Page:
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Showing posts from April, 2014

Economic Conditions

One of the most important factors to examine when looking at communities is their economic condition. This can be a broad subject matter. Fortunately, we have identified some of the most important indicators for understanding and projecting a community's economic health.

These numbers are often shown on community marketing pages and reports all around the world. Having a better understanding of the stories they tell gives us a better understanding of the message behind the numbers.

Employment- indicates an economy's ability to create jobsUnemployment- indicates an economy's ability to fill vacant positions and create new work opportunitiesWages- indicates quality of jobs in the economyArea Income- indicates how much money is circulating in the economyIndustry Output- indicates the productivity of area businessesNew Businesses- indicates the area's desirability as a place to open and operate a businessLargest Employers- indicates dominant industries, workforce skills, an…

Equity Improvement

Matters of equity are important for many reasons. It's important for the growth of our world and those we share it with.

With the US, an international super power, rising out of recession, it is critical that chart the course to improve equity. Keep in mind, efforts to improve equity may or may not hurt growth. For example, if a county or local government uses tax revenues to improve education or for the health of the poor, it can lead to more educated and healthy citizens. Those citizens may become better workers or entrepreneurs.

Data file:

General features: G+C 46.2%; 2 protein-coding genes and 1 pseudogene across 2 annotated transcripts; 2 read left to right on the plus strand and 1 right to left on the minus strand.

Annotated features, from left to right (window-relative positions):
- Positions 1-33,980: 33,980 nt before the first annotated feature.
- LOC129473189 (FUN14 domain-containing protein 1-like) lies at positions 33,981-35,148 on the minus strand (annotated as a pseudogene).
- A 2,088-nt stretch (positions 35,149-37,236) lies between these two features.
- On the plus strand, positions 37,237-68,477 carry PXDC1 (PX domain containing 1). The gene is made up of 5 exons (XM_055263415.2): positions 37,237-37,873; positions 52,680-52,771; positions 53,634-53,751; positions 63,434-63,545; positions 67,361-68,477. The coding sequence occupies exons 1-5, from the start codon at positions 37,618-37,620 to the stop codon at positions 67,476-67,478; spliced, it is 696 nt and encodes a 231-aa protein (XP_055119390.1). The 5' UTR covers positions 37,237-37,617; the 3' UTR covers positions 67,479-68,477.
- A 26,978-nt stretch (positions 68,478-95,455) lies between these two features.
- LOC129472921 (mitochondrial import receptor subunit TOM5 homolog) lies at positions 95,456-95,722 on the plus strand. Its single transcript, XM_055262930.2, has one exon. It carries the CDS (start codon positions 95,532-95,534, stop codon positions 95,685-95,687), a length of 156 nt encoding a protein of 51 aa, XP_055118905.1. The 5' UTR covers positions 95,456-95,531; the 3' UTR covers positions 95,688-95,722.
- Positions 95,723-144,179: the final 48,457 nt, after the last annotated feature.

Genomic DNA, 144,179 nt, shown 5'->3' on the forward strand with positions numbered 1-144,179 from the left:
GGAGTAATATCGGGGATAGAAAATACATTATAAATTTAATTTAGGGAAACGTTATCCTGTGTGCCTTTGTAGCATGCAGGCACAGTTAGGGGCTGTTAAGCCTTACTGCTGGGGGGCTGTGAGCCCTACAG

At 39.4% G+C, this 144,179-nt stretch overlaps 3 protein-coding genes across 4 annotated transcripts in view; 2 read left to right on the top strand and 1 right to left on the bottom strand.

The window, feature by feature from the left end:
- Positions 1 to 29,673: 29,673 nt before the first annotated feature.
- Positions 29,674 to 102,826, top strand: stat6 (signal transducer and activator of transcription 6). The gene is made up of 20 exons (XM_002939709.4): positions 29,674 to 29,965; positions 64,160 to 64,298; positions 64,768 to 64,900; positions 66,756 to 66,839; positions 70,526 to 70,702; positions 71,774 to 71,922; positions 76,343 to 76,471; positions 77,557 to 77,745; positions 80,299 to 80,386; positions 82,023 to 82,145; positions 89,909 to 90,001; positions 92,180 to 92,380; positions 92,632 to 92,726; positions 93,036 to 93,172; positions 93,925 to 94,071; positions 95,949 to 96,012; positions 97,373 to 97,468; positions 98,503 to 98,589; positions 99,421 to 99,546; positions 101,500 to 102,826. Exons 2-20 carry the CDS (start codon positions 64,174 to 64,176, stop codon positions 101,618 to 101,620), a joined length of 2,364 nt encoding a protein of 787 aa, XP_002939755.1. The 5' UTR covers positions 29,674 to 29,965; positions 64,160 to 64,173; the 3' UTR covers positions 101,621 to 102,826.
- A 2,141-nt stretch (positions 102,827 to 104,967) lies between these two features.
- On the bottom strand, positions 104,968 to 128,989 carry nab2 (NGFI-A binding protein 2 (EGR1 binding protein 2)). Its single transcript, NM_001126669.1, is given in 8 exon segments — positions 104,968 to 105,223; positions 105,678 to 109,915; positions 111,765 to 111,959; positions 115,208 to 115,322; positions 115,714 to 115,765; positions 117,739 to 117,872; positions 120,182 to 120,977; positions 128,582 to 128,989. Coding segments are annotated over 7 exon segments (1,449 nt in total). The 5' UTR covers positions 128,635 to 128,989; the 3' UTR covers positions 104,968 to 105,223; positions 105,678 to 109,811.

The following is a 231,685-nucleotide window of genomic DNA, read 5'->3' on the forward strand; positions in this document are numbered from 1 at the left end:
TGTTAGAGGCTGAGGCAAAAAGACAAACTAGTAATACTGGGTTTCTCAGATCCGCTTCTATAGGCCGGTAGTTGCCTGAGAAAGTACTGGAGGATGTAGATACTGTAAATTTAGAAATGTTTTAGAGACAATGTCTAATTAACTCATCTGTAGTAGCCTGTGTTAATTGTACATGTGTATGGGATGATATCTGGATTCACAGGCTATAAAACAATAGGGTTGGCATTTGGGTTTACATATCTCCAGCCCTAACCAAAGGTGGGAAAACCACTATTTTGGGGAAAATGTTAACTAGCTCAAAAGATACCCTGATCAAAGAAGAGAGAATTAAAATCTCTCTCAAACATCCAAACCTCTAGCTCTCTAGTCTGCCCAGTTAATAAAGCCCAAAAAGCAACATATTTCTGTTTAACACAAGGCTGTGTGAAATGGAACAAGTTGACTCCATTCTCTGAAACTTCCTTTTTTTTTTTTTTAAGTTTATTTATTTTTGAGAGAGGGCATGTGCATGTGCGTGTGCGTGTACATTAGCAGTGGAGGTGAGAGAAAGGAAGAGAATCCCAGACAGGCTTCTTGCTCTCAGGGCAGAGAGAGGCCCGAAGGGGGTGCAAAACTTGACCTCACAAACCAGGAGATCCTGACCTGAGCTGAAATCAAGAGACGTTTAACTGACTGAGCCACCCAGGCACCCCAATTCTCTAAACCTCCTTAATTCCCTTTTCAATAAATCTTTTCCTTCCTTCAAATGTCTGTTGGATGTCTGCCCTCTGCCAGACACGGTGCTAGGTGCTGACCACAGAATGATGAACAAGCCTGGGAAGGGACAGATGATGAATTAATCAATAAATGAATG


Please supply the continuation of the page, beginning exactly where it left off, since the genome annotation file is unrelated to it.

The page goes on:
However, equity improvement efforts could also result in populist-type policy. For example, progressive income taxes could penalize work, entrepreneurship, and possibly discourage growth.

As the US rebounds, it important that we proceed in a manner that ensures we reward innovation and work that improves lives while not making sure that the underprivileged are given a fair shot. 

Economic RE-Development

Infill development and redevelopment are critical facets of economic development. It's often overlooked for shinier, greenfield development. Both are good, but redevelopment is a more efficient land use. 
Redevelopment is exactly how it sounds. Re-developing an abandoned, blighted, neglected, or underdeveloped building or parcel of land. Not only can redevelopment create quality density in commercial corridors, but considering the modern trend of walkability and accessibility, there will be more advocacy of urban/infill redevelopment as opposed to greenfield development. 
Communities should proactively identify potential redevelopment opportunities. It's up to economic developers to have an idea of where those parcels are and how they affect other businesses and quality of life within their communities. Additionally, economic developers should have an idea of available tools and resources to make it happen.
It is also important to understand the parcel's or building's …

Literature Underway

Being the bookworm I am, I have immersed myself in the reading and studying of four books. All at once.

As a Pianomics reader, you can expect many forthcoming thoughts and ideas to spring from the new literature. Here are the four and brief summaries based on reading at least the first chapter of each.

1. Don't Waste Your Life by John Piper. I see this as a relevant and urgent call for young people, like myself, to choose to serve God and make desiring Him my life's passion. It's all about living for Christ- the true treasure of life.

2. The Rules of Work by Richard Templar. This book is about getting ahead in business. Typically these rules are unspoken and often not shared. Being a graduate from one of the Southeast's toughest business schools, I can testify from the first chapter that these rules are not taught in college classrooms. Thought they should be.

3. Black Religious Experience by Charles R. Foster and Fred Smith. Published in 2003, this book chronicles the…